Thorburn, William Ian Edward
Thorburn – who used his middle name, Ian – was the only son of Lieutenant-Colonel William Thorburn DSO, TD, DL, of Craigern, Peebles. His mother, Winifred Alison Thorburn, was the daughter of Edward Hopkins, of Claremont, Nutfield, Surrey. A keen and effective member of his house football and cricket sides, he won his Flannels in his last summer, when he was also a Commoner Prefect.
After a year in France and Germany, he went up to Trinity College, Oxford in 1934, where he represented the University at golf for two years (1937-1937), and took a second in Law (the Register states History) in 1938.
In 1937 he was commissioned as a Second Lieutenant in the Royal Scots (Supplementary Reserve), and on the outbreak of war went to France as a company commander with 1st Battalion. Wounded and evacuated from Dunkirk, he then became Adjutant of the battalion, and sailed for India in May 1942. After a course at the Quetta Staff College, he held the appointments of DAQMG and GSO2 in 2nd Infantry Division, with the rank of Major, until in April 1944 he took over the post of Brigade Major, 5 Infantry Brigade (2nd Division), in the middle of the Kohima battle.
A hill town in Assam, in north east India, Kohima was the scene from April to June 1944 of one of the most bitterly fought battles of the Second World War. Earl Mountbatten described it as probably one of the greatest battles in history. Under the command of General William Slim, the British and Indian XIVth Army had been building up bases at Dimapur and Imphal in preparation for an offensive into Burma. The Japanese, under the command of Lieutenant General Mutagachi, were ordered to put a stop to these preparations.
Fought in three stages from 4th April to 22nd June 1944, it is sometimes referred to as “The Stalingrad of the East”. In the early part of the conflict the Japanese attempted to capture Kohima ridge, an area consisting of features such as Garrison Hill, Jail Hill along with the Deputy Commissioner’s Bungalow and the tennis court over which much of the fighting took place, and is now the site of the Kohima Commonwealth War Graves Cemetery. This area dominated the road by which the besieged British and Indian troops of IV Corps at Imphal were supplied. On 13th April the Japanese had the advantage of the British and Indian troops on the ridge, with the troops defending the District Commissioner’s bungalow and tennis court coming under increasingly heavy artillery and mortar fire. This area was the scene of some of the hardest, closest and grimmest fighting with grenades being hurled across the tennis court. In the end the attacks were beaten off with the help of remarkably accurate fire from the Royal Artillery positioned at Jotsoma ridge and the siege was lifted shortly afterwards.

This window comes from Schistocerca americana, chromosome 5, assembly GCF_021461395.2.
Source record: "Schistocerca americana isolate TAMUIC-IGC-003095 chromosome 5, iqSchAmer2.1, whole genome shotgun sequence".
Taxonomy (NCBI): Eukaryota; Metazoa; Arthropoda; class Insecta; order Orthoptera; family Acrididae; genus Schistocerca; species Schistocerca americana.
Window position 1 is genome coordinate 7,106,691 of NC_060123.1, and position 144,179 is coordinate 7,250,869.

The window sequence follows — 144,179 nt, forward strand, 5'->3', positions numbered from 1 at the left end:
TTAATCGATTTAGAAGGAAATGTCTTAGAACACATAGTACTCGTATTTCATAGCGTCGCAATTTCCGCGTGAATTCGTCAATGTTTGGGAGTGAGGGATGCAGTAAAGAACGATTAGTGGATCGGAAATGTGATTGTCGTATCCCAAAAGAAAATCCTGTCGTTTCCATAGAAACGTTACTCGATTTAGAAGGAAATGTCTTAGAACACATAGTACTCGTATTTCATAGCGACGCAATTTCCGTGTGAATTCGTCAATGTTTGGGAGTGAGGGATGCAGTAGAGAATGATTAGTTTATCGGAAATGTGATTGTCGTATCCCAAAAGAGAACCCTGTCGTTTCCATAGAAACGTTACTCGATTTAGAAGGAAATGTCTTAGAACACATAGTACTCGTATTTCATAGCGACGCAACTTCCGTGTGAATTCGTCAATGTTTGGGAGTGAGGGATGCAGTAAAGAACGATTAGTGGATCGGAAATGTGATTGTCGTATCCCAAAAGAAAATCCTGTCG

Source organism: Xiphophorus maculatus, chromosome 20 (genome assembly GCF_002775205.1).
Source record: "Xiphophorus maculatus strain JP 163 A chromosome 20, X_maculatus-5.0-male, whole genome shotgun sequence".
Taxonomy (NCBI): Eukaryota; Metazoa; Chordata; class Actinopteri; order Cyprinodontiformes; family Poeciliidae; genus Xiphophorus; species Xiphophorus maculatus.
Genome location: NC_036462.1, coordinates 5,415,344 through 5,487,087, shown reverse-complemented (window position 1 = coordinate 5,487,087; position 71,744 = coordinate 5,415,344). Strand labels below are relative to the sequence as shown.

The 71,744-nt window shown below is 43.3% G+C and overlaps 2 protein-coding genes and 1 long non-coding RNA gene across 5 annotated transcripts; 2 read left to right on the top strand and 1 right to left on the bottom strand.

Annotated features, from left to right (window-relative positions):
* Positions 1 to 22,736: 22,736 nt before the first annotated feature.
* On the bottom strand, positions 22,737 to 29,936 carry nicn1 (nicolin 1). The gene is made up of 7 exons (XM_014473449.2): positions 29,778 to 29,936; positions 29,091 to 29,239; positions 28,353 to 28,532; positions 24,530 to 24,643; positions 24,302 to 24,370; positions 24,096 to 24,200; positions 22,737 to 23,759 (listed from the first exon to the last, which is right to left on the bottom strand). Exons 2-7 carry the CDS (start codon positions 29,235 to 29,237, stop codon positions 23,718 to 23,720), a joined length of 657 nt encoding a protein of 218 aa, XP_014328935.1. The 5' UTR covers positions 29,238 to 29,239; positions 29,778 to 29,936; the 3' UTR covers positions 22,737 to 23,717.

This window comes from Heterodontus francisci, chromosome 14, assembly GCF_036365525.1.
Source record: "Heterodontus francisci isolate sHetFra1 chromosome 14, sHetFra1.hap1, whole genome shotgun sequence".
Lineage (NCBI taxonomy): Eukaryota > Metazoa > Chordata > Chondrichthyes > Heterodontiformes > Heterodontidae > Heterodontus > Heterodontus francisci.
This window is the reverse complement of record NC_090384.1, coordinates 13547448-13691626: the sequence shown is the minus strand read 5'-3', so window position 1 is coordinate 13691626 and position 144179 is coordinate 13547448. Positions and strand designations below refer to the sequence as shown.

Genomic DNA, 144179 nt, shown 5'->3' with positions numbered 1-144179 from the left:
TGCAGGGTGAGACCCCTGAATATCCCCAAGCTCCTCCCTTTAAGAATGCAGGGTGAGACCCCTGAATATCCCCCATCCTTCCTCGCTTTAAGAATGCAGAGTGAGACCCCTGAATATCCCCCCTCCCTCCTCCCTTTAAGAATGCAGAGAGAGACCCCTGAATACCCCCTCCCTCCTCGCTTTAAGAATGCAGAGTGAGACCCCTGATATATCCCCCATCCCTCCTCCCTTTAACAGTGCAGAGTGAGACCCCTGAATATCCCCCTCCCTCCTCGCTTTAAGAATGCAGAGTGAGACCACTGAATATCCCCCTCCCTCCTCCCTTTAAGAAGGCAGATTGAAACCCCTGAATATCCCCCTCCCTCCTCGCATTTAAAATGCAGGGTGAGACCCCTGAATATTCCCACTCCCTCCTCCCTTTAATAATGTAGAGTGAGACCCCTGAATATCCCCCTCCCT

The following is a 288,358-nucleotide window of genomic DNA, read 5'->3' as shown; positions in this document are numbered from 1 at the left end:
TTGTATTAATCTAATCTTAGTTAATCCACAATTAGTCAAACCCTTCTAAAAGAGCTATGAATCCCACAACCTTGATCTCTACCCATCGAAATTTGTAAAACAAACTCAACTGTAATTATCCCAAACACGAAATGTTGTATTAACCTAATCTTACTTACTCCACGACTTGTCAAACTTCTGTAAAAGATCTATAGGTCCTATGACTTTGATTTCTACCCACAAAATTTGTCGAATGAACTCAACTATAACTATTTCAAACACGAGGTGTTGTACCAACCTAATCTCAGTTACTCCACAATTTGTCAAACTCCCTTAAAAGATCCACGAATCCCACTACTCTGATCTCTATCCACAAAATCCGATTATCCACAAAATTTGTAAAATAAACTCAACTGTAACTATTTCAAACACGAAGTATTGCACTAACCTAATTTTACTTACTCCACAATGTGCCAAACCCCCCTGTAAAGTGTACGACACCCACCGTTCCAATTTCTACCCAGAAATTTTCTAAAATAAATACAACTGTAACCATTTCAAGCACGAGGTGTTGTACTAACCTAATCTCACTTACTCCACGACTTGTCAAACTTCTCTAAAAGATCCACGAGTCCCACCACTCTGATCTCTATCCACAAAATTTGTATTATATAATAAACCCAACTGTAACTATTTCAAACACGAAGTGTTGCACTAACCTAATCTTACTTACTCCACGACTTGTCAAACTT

On 13th May the Japanese abandoned the Kohima ridge, having come under sustained attack from the British and Indian troops who eventually regained much of the area previously lost to the Japanese, although they did, however, continue to block the Kohima-Imphal road. From 16th May British and Indian troops pursued the retreating Japanese and re-opened the road. The battle ended on 22 June when British and Indian troops from Kohima and Imphal met at Milestone 109, ending the siege of Imphal.
Thorburn was killed that day, May 21st 1944 (the Register states May 24th), at the age of twenty-eight. He rests in grave 3.B.15 of Kohima War Cemetery.
- Surname: Thorburn
- Forenames or initials: William Ian Edward
- House: A
- Years in School: 1928-1933
- Rank: Major
- Regiment: 5 Infantry Brigade
- Date of Birth: 31st August 1915
- Date of Death: 21st May 1944
- How Died: Killed in Action
- Location in War Cloister: Inner F2
- Decoration: NA
- Burial Site: Kohima War Cemetery: Grave 3.B.15